The governor of New Jersey is continuing his campaign to promote a marijuana legalization referendum that is on the state’s November ballot, and he stressed on Thursday that the state “can’t fail” at enacting the policy change this round after the legislature failed to get it done this past session.
The comments came at a virtual fundraiser during which a key state lawmaker also said legislative leaders well on their way to finalizing a companion bill to enact detailed cannabis regulations—potentially as soon as the first week of November—if voters approve the ballot question.
Gov. Phil Murphy (D) made the case during the fundraising event for the pro-legalization coalition NJ CAN 2020 that criminalization has been enforced in a racially disparate manner, and regulating sales could provide revenue for programs such as housing, childcare and education.
“There’s no denying this is the right thing to do,” the governor said.
He and lawmakers “wanted to do it legislatively,” he said. “We came close—not quite. Now it’s on the ballot. We can’t fail folks. We’ve got to make sure that this passes, and it will transform our state.”
“We will do this responsibly. We’ll do this the right way,” he said. “We’ll do it in a way that addresses, head-on, the social justice issues and creates the kind of opportunities that we’re now robbing from too many of our fellow residents.”
Senate Judiciary Committee Chairman Nicholas Scutari (D), who previously sponsored a legalization proposal in the state Senate, said at the event that he’s been working in recent weeks with the governor’s office and legislative leaders to finalize a detailed enabling bill to implement legal market regulations if voters approve the simple referendum question.
He said the measure would look similar to his prior legislation, though he wants to add a retroactive provision to end cannabis-related prosecutions for pending cases.
“This is something about social justice. This is an economic opportunity for New Jersey,” the senator said. “We can be the first state in the Northeast—absent Massachusetts, but in our economic area—to move forward and I want to be a leader in this.”
The virtual fundraiser comes days after the governor recorded a video that was released by NJ CAN 2020, outlining why he’s embraced the policy change. Murphy said that the ongoing criminalization of cannabis in New Jersey wastes taxpayer dollars, and he emphasized that prohibition is enforced in a racially disproportionate manner.
The governor similarly said in a recent interview that the marijuana reform proposal prioritizes social justice.
“I wish we could have gotten it done through a legislative process,” he said at the time, referencing lawmakers’ inability to advance a legalization bill last session. “We just couldn’t find the last few votes, so it’s on the referendum. I’m strongly supporting it—first and foremost for social justice reasons.”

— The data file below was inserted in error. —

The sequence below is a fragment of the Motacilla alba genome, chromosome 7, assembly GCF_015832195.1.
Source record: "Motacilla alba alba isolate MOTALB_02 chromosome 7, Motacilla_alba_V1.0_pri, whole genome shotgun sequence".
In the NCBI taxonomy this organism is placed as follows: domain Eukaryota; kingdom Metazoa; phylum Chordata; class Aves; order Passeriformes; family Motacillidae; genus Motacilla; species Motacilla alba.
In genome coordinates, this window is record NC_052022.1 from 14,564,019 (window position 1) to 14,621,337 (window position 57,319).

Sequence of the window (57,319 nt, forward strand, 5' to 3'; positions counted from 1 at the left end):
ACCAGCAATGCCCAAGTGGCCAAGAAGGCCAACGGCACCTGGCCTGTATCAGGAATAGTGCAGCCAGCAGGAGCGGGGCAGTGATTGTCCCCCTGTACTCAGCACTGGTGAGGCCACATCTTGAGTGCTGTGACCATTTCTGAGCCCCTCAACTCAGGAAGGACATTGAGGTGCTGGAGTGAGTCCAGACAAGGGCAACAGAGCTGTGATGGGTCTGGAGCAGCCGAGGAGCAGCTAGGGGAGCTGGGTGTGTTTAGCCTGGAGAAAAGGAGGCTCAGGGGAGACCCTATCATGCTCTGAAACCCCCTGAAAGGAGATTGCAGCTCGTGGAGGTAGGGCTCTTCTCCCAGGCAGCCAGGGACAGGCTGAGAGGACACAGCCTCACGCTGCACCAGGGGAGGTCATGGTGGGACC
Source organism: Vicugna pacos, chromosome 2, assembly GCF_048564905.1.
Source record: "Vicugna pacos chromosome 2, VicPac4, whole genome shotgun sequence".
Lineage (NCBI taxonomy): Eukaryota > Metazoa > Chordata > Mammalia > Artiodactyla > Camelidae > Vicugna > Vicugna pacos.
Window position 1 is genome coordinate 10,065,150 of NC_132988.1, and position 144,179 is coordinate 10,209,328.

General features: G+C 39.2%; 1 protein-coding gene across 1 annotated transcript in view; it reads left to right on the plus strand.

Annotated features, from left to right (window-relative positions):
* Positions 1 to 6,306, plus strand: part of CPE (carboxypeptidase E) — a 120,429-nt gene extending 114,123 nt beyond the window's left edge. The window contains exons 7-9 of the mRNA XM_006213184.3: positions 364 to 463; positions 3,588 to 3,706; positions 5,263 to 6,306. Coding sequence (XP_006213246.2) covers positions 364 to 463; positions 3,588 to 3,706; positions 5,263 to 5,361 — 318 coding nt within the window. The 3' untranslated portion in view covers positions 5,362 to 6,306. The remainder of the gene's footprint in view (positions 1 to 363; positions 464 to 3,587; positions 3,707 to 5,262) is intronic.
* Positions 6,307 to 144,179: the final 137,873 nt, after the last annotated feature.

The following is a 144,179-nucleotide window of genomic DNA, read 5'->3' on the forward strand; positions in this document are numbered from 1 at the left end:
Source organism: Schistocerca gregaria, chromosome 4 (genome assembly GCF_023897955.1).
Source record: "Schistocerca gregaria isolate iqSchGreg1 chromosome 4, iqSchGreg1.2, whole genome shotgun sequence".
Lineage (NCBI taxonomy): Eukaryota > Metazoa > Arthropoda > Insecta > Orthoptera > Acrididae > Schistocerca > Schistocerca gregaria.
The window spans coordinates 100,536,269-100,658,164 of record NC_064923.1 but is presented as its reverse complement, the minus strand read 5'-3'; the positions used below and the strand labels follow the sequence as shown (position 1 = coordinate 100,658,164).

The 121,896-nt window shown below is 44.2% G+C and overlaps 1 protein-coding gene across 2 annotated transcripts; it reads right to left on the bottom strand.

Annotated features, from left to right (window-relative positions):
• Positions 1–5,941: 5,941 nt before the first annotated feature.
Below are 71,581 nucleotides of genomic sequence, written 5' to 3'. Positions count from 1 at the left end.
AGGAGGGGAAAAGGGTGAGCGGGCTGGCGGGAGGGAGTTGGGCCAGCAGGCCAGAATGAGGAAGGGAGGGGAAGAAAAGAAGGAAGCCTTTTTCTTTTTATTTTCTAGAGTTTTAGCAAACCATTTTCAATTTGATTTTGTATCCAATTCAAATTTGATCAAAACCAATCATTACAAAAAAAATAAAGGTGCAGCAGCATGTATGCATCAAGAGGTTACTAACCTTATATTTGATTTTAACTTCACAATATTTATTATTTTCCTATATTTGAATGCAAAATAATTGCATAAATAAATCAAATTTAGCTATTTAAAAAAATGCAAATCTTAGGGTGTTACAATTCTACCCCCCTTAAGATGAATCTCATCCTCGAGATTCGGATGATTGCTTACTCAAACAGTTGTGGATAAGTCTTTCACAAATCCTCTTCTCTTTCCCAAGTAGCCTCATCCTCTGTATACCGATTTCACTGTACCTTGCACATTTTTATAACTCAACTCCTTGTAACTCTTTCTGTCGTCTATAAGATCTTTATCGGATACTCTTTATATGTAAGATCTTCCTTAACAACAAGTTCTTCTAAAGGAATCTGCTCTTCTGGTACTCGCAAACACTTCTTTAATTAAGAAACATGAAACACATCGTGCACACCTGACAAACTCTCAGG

Last week, Murphy also called on voters to support the proposal in an email blast that was circulated by the New Jersey Democratic State Committee.
“Legalization would right those wrongs while also spurring massive economic development opportunities, job creation, and new tax revenue,” the governor wrote. “Now, we have the opportunity to get this done and finally legalize adult-use marijuana here in the Garden State, and I need your help to make it happen.”
He said in July that legalizing cannabis is “an incredibly smart thing to do” both from an economic and social justice perspective.
The governor isn’t alone in his attempts to get out the vote for cannabis reform. Filmmaker Kevin Smith last week urged his Twitter followers to “VOTE YES when you see State Public Question Number 1: Constitutional Amendment to Legalize Marijuana.”
Legislators attempted to enact the policy change during the last session, but when negotiations stalled, they opted to put the question to voters in the form of a referendum. If the measure is approved on Election Day, the legislature will then have to pass implementing legislation containing details for how the legal cannabis market will work.
Recent polling indicates that the proposal has strong support among New Jersey voters. A survey from the law firm Brach Eichler that was released last month shows that 65 percent of likely voters are in favor of the policy change. That’s consistent with the results of a poll the firm published in August, signaling that support is steady.
NJ CAN 2020, a coalition of civil rights and drug policy reform groups, launched their first video ad promoting the legalization referendum last month as well.
In June, the state Assembly passed a cannabis decriminalization bill that would make possession of up to two ounces a civil penalty without the threat of jail time, though it hasn’t advance in the Senate.
Photo courtesy of Philip Steffan.